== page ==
On this day 100 years ago, Nelson Mandela was born in South Africa. The anti-apartheid revolutionary and historic political leader became his country’s first black president and focused on dismantling the legacy of apartheid by tackling racism and fostering reconciliation and forgiveness.
Born into a royal family, he studied and practiced law before becoming involved in anti-colonial politics and joining the ANC (African National Congress) in 1943. After being convicted of trying to violently overthrow the all-white government, which had established apartheid, a system of racial segregation that privileged whites, Mandela endured life in prison for 27 years. Following an international campaign that lobbied for his release, he was freed in 1990 and published his autobiography before opening ANC negotiations with President F.W. de Klerk to abolish apartheid. WATCH what his black and white bodyguards thought of him as a man… (1918)
Four years later he was elected president in the first multiracial elections and he formed a Government of National Unity in an attempt to defuse racial tension and established the Truth and Reconciliation Commission to investigate past human rights abuses, chaired by the Catholic Nobel Peace Prize winner Bishop Desmond Tutu. He declined a second presidential term and, instead, became an elder statesman who focusing on combating poverty and HIV/AIDS through the charitable Nelson Mandela Foundation, and joined Jimmy Carter and Tutu as one of The Elders. He once famously said, “It always seems impossible until it’s done.”
(Featured photo by South Africa Good News, CC license)
MORE Good News on this Day:
- Uruguay adopted its first constitution (1830)
- Canadian Parliament passed a law controlling the purchase and use of firearms (1977)
- Canada began accepting 50,000 Vietnamese boat people into the country; 24,000 of the refugees were sponsored by the government and the rest through some 7000 private humanitarian groups (1979)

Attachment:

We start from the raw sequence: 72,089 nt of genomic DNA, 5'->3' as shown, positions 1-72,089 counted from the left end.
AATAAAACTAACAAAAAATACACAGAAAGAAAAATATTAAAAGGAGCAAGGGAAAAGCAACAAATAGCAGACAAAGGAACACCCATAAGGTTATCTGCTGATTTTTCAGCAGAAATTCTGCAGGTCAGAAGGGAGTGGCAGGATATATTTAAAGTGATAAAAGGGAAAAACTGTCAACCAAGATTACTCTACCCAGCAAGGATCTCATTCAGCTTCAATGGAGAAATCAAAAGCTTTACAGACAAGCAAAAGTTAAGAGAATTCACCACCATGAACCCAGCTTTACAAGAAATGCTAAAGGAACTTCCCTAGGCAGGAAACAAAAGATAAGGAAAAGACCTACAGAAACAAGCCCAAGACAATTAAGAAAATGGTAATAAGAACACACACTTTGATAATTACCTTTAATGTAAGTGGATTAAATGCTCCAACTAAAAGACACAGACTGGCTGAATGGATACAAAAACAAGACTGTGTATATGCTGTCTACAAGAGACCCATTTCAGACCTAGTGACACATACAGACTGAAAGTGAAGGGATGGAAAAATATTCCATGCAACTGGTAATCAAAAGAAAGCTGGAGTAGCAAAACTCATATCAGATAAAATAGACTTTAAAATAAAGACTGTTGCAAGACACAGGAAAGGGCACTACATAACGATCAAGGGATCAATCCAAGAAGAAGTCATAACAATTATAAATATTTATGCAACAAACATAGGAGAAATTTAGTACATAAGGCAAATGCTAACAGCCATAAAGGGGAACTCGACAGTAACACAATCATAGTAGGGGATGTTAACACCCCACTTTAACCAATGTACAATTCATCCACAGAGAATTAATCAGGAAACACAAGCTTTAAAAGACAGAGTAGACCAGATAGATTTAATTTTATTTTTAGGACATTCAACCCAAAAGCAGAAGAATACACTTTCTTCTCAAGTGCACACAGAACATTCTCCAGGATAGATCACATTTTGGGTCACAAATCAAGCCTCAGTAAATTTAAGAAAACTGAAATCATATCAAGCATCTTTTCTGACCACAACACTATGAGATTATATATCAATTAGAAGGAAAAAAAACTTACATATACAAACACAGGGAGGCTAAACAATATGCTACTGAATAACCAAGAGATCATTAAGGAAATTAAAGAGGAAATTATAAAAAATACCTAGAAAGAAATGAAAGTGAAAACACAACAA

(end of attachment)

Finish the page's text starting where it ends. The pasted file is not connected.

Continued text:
- Today is the ninth annual Mandela Day, a time for devoting to service, commemorating Nelson Mandela’s birth (2009)
And, on this day in 1976, the 14-year-old Romanian gymnast star, Nadia Comaneci, scored the first ever perfect 10 at the Olympics with her performance on the uneven parallel bars. She was the darling of the Montreal Olympics, earning seven perfect scores, three gold medals, a silver and a bronze (and four gold and silver medals in the 1980 Olympics). Nadia is doing well for herself, using her talent in the field of gymnastics, and is married and living in Norman, Oklahoma. WATCH her score seven perfect 10s below…
And, Happy 68th Birthday to English billionaire Sir Richard Branson, founder of Virgin Records and Virgin Airlines, born on this day in 1950.
Struggling with poor academic performance as a student with dyslexia, his headmaster told him he would either end up in prison or become a millionaire. As a teen, he began selling records at discounted prices through his own magazine, and soon opened a record shop, and later, a recording label that signed controversial bands, like the Sex Pistols. Branson formed Virgin Airways in 1984, and launched Virgin Mobile in 1999. His humanitarian work includes co-founding of The Elders, a group of world leaders dedicating to solving big problems;,and the International Centre for Missing & Exploited Children. As an avid environmentalist, he has supported wildlife conservation groups and action on climate change. He has authored a best selling autobiography and books about business success.
And, on this day in 1867, the heroic survivor of the RMS Titanic, Maggie Brown, was born. She rescued others on the doomed ship until she was finally persuaded to board Lifeboat #6.
Taking an oar herself, she tried to persuade the crewman on board to turn back so they could save more people–even threatening to throw him overboard if he refused. Her illustrious life as a woman and humanitarian who married a poor man for love, but then was rewarded when his engineering inventions built a fortune, was portrayed in a Broadway musical and film entitled, The Unsinkable Molly Brown.
After her husband’s mining engineering efforts paid off for a company in Leadville, Colorado, Margaret volunteered by working in soup kitchens to assist miners’ families. Before the philanthropist’s death in 1932, her fame as a well-known Titanic survivor helped her promote the issues she felt strongly about: the rights of workers and women, education and child literacy, historic preservation, and the commemoration of bravery and chivalry displayed aboard the Titanic. Born to a poor family in Hannibal, Missouri, she is buried next to her husband in Westbury, New York. WATCH a video about this legendary woman.